Anderson and Vanveller became obsessed with the idea of taking a cross-country trip where they would visit every province and territory. Then reality set in and they asked themselves questions such as: how would they pay for it?

Determined, they came up with a funding scheme, started a website, edibleroadtrip.com, to show there were serious, researched potential routes, identified food and drink related places to visit, such as farmers, brewers, fishers and restaurants, and pinpointed campgrounds to stay at.

“The miraculous thing is it all worked out. In fact, we travelled one month longer than we initially planned,” Anderson and Vanveller write in the book.

They ended up spending five months travelling across Canada and said that they we were met with genuine care and kindness wherever they went. Along the way, they collected food stories and recipes and took photos of places they went to, people they met and foods they tried. When they got home, they began packing as much of that information as they could into their 296-page hardcover book.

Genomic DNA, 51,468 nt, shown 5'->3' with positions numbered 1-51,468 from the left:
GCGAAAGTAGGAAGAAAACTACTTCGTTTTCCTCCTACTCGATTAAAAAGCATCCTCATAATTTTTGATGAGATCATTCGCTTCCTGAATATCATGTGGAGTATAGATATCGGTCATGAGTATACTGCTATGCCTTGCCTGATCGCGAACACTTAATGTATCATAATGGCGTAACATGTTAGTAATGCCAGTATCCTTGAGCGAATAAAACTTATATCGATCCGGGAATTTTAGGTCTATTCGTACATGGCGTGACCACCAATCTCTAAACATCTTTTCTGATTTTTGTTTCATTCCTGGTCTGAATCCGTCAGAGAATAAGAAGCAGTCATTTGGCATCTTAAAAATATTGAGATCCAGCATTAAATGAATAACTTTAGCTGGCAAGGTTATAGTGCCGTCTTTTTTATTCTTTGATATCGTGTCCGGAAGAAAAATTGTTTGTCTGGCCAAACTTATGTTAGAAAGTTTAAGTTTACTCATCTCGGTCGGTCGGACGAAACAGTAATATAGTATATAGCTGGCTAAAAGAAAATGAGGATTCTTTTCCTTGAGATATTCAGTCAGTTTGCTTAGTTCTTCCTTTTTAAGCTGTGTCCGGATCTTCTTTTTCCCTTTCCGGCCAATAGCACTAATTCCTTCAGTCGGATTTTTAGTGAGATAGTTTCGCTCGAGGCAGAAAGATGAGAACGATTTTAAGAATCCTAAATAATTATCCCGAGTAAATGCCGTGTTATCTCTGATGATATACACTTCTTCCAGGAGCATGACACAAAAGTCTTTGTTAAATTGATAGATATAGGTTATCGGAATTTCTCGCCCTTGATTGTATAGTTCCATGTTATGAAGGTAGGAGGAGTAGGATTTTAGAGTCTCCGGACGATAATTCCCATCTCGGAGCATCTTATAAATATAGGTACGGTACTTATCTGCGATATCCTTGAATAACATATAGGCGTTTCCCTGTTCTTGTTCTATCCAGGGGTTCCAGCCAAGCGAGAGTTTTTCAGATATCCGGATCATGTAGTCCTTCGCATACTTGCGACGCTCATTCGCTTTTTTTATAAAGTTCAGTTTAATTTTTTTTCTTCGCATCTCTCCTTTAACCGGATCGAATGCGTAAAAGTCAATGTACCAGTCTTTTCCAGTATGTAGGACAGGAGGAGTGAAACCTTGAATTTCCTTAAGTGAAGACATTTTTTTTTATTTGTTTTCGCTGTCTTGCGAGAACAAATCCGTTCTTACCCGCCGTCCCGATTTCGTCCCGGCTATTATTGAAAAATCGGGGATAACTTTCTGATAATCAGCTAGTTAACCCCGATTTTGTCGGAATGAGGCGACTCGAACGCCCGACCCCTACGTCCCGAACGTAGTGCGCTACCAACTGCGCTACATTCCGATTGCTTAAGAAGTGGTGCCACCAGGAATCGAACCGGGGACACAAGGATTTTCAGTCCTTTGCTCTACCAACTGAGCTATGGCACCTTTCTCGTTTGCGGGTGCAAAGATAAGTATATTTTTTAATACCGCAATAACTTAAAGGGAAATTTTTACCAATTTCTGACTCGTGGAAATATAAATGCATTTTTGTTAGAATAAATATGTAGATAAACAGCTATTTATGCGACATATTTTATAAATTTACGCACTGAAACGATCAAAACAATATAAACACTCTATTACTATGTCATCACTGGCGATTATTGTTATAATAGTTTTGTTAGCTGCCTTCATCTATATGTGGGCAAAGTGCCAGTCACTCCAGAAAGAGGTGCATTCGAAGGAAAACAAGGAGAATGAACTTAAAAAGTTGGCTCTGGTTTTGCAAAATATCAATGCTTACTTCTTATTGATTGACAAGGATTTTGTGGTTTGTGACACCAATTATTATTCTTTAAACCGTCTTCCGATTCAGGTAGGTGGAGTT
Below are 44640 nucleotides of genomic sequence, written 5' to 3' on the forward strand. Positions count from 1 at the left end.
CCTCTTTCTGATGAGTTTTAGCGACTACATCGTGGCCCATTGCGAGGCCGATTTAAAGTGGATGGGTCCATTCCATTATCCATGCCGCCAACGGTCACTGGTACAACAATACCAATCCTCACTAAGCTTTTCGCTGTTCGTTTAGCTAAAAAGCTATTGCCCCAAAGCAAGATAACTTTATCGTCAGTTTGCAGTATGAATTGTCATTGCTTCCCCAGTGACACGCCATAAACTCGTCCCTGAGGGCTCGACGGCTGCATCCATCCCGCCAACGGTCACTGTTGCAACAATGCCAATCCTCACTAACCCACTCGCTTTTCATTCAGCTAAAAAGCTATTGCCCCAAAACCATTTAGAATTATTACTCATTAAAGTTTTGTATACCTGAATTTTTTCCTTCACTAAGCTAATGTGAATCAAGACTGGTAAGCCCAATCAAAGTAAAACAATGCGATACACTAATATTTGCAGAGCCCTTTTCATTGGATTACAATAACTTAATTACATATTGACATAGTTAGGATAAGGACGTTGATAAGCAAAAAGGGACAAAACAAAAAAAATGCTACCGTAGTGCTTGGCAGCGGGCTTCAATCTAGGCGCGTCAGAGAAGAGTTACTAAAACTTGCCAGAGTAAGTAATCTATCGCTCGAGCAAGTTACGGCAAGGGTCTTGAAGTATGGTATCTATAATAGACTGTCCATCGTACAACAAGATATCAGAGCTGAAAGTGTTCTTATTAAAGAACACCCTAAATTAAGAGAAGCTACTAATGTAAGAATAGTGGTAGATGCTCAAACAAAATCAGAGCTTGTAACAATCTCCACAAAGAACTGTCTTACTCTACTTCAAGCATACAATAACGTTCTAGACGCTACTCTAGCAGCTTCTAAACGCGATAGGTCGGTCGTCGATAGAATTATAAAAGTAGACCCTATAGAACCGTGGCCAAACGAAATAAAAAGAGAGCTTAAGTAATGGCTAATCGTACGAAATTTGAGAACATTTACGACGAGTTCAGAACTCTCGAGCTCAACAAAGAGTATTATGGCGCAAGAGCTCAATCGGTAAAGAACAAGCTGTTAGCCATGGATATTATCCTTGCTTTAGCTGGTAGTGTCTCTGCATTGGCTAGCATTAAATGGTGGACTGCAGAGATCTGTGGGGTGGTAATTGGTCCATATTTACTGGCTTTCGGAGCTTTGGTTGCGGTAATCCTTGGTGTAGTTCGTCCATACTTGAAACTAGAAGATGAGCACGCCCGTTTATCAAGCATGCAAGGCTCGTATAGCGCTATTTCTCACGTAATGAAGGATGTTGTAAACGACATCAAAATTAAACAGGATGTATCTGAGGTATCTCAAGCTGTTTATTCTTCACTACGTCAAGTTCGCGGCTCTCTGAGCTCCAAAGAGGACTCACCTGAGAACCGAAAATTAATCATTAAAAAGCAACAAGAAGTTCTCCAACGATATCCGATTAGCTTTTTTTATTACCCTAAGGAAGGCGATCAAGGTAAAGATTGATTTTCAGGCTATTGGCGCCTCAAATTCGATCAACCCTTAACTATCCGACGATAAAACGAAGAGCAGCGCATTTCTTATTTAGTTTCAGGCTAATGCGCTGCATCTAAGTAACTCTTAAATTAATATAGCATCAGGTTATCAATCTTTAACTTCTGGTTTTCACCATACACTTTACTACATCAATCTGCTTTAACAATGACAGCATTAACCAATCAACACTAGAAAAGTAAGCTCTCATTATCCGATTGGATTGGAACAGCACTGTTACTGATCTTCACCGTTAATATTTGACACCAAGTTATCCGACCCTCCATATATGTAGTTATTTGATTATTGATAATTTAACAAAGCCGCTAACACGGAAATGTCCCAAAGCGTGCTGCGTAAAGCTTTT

Anderson said one of the most surreal moments of the trip was when they went jigging for cod in Newfoundland during one of that province’s short food fisheries.

“With our bare hands on the line, we pulled fat, thrashing cod up from the bottom of the Atlantic, and were then taught by Bruce, a local fisherman and our guide, how to gut and fillet them. Then we had a cod feast! It was an extraordinary day,” Anderson said.

Vanveller said that one of the many wonderful experiences that stand out for her was a cooking lesson they took with Claira Vautour in Saint-Louis de Kent, New Brunswick, an Acadian cook whose food is beloved in that community.